Sending information through emails, chat, and short messages becomes an essential skill for everyone who lives in the digital world today. On the other hand, social networking services (SNS) such as Facebook and Twitter have also become an important socializing tool recently. Through an online survey, I wanted to find out if there is any correlation between the numbers of emails a person sends a day and his or her daily social-networking activity in Japan.
Before Carrying out the survey, I hypothesized that there was a strong correlation between the numbers of emails a person sends a day and his or her daily social-networking uses. More specifically, it was assumed that the more the person uses social networking services, the more he or she would send emails. Besides this main hypothesis, it was also expected that women send more emails than men do as is often said. As a result, it was assumed that the most-often email senders would be female SNS users and the least-often email senders would be male non-SNS senders.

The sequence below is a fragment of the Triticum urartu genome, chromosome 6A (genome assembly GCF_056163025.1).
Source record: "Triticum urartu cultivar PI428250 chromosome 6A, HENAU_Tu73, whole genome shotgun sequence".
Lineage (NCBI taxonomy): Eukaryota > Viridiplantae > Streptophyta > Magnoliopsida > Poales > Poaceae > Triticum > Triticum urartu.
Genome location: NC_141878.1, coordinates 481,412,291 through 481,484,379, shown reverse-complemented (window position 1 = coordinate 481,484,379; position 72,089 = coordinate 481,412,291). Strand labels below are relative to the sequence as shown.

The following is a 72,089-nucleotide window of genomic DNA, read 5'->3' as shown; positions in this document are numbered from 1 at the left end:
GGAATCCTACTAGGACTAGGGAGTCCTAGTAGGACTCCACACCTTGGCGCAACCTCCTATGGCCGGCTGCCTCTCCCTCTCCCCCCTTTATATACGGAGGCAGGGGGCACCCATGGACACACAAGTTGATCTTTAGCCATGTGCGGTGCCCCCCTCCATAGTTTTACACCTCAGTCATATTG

3. Survey method
78 Japanese Internet users were participated in the survey as the sample population of ordinary Japanese Internet users. The survey asked them five questions about sending emails and SNS uses including some basic personal information such as gender and age. It was a six-page, web-based survey all in Japanese. Not only did I ask my friends and acquaintance to participate in the survey through email, but also posted the link to the inquiry on several online bulletin boards asking anyone to participate. I used the data received from July 19 to 23 for this analysis. All the questions were answered correctly without any unanswered ones, but there are some doubts that some of the participants did not answer the questions honestly (I'll discuss this issue later in this article).